According to the embodiment shown, water entering reservoir 50 may be filtered by means of a filtration pad which could be a low density polystyrene foam layer 56 disposed along the top surface of supporting frame 57 of reservoir 50. Reservoir 50 is also adapted at predetermined intervals along its length with overflow spigot assemblies 58 which allow overflow of storm water once the reservoir has reached its limit of capacity and in times of minimum demand for water but plentiful supply.
The overflow spigot assemblies 58 provide a substitute for prior art down pipes, and storm water drains and allow the overflow to pass overland or overland into drainage infrastructure such as ponds.
The cross sectional area of the overflow spigots are proportioned to accommodate a given flood for a selected geographic region and are a function of the size of the reservoir chosen. Typically, the design would accommodate the once in one hundred year flood. The total cross sectional area of the spigots will vary from location to location but as an example the total cross sectional area of the spigots could be designed to accommodate the once in one hundred year flood or alternatively precipitation of 270 mm per hour for Sydney for instance.
The total spigot area is also a function of the catchment area of the roof which supplies storm water to reservoir 50. Thus, as an example, for each square metre of roof an optimum spigot area would be for Sydney 95 mm2 plus an allowance in the event that the spigot becomes blocked or partially blocked.
In most regions the collective opening spigot area would fall within the range of 40 mm2-200 mm2.
As a further example, a roof area of 155 sq metres may require a total spigot area of 14725 mm2 plus an allowance, say 16000 mm2 in total. If, for instance, 16 spigots are used the cross sectional area of each spigot is 1000 mm2 or 45 mm by 25 mm in mension. The spigots may alternatively be 50 mm wide by 20 mm deep however, these mensions may be varied according to site requirements.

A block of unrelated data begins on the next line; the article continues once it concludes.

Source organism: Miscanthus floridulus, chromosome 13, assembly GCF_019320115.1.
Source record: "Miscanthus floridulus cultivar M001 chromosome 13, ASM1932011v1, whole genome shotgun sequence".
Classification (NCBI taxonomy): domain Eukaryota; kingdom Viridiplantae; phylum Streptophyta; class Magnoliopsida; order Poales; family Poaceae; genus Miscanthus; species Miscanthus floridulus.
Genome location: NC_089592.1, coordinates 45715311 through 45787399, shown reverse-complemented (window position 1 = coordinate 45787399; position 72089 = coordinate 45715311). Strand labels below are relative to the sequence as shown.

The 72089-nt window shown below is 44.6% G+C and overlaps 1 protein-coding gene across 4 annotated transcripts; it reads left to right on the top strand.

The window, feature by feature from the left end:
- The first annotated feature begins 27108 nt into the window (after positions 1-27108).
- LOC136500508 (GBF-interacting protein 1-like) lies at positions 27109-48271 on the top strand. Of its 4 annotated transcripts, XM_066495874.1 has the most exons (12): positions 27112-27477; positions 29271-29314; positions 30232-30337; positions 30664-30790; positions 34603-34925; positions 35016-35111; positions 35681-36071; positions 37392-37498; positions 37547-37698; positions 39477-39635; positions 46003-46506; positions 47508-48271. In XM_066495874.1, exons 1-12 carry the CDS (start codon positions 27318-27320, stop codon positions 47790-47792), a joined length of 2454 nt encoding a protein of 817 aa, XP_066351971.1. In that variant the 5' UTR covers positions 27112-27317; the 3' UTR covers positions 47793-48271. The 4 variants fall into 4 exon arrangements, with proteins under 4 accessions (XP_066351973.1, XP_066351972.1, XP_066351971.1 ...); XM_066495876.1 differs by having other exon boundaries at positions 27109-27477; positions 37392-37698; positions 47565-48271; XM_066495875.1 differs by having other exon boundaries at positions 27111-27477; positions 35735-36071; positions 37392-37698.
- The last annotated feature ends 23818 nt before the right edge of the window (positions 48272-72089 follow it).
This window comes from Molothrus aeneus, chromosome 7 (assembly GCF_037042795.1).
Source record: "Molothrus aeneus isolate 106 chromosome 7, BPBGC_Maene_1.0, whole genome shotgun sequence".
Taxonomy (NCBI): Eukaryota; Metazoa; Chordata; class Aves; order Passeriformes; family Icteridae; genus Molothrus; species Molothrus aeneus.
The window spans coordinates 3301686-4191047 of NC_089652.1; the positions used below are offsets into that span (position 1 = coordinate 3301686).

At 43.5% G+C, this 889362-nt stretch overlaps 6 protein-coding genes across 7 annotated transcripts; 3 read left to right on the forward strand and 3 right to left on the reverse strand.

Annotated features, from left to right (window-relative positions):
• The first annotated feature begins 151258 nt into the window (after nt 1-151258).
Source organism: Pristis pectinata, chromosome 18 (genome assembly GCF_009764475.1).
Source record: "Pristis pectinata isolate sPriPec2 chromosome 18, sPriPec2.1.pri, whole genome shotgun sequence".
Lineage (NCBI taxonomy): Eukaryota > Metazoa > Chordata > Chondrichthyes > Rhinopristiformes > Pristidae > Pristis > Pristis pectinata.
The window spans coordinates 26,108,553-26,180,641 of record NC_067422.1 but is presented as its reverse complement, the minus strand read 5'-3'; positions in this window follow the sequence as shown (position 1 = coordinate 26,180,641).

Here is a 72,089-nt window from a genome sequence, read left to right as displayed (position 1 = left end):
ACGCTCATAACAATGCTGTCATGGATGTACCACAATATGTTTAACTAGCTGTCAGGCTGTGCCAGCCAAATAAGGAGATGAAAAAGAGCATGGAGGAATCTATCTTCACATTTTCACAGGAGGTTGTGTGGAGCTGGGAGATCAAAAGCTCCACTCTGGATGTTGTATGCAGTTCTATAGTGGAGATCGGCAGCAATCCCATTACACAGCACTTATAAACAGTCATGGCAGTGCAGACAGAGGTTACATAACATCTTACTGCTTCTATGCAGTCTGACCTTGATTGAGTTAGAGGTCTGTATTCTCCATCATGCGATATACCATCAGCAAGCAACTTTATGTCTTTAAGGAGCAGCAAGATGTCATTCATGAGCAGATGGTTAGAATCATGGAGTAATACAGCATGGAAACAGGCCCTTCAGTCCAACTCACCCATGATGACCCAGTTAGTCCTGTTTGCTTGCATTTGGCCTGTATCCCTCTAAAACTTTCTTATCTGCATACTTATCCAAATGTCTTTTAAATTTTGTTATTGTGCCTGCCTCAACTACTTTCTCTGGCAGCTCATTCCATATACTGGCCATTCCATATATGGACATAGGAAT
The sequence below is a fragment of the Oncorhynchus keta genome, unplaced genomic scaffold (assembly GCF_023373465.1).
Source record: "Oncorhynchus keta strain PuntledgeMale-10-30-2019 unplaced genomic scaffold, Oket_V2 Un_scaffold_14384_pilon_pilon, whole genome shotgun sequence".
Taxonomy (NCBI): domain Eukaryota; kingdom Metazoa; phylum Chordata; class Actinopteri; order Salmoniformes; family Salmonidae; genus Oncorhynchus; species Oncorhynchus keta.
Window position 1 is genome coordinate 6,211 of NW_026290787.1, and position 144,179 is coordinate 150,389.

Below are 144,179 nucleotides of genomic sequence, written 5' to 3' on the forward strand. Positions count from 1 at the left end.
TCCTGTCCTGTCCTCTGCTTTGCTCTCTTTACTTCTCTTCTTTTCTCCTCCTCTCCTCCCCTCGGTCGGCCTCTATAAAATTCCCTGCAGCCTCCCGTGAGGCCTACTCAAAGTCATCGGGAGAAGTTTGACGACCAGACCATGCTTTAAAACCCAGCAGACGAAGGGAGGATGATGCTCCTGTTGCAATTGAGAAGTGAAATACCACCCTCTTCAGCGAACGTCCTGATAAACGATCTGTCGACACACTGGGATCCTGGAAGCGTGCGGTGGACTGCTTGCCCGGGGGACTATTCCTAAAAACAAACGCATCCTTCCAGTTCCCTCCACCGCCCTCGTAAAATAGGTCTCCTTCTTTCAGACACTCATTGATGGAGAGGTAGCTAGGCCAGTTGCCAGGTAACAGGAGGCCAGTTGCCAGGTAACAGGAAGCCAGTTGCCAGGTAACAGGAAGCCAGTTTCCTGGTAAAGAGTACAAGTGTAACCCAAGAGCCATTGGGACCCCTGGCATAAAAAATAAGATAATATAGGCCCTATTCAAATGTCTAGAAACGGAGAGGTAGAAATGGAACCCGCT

To minimise water jetting, the spigot outlets disposed along the length of the storage tank should be configured so as to create a spray effect rather than a water jet effect. To achieve this the total required cross sectional area for the spigot system may be effected by introducing a plurality of perforations similar to that found in a shower rose wherein the perforations would total the required cross sectional area for the spigot assembly required for a particular design condition. Alternatively, larger openings may be introduced into the wall of the reservoir.
Thus, as an example the spigot may be much be much wider than it is deep in order to create the spray effect. It has been found from hydrographic analysis that overland flow from a new building incorporating the storage and storm water control system having the spigot assembly will be less than before the building was constructed because of the storage of available rain water in the storage tanks connected to the building and the consumption of water within the building. This is particularly beneficial in flood prone areas as a significant proportion of the precipitation which would otherwise result in flood waters will be collected for storage and consumption. As a result of the system when incorporated in a building structure, overland flow may be reduced by 10%-40% of the flow which would otherwise have occurred in and around a building.
When the water storage and storm water control apparatus is installed in a building it results in fewer storm water drains, more efficient use of water hence lower domestic and/or industrial water costs, reduction in the need for water restrictions and depending upon the site, reduced costs in treating and/or pumping water.
Once the apparatus is installed in a new building for instance, there is less capital cost on the dwelling, reduced damage to ecosystems within storm water catchments, smaller storm water drains for subdivisions, smaller lines in road drainage systems and a reduction in pressure on existing storm water lines.
According to a preferred embodiment the storage reservoir 50 requires good aesthetics. This is particularly important in domestic dwellings. In order to achieve this a cladding material 59 is applied around the outer exposed surfaces 60 and 61. The cladding material such as coloured corrugated iron may be affixed to surfaces 60 and 61 of a supporting frame by means of pop rivets 62. In these installations the cladding 59 will be continued around the back surface 63 of supporting frame of reservoir 50. A suitable material for use as cladding 59 may be ribbed aluminum or steel where fixed to a supporting frame 57. Where storage reservoir 50 is a self supporting shell, then construction could be in concrete, lightweight concrete, aerated concrete or timber (incorporating an impervious liner).
FIG. 8 shows a cross sectional view of the assembly of FIG. 7 fitted to a dwelling 64. As can be seen from the figure the tank 50 sits neatly under eaves formed by truss frame 65 supporting joists 66 are optional.
FIG. 9 shows a plan view of a roof frame which includes gutter joists 66 which are adapted as required to support the water storage and storm water control assembly.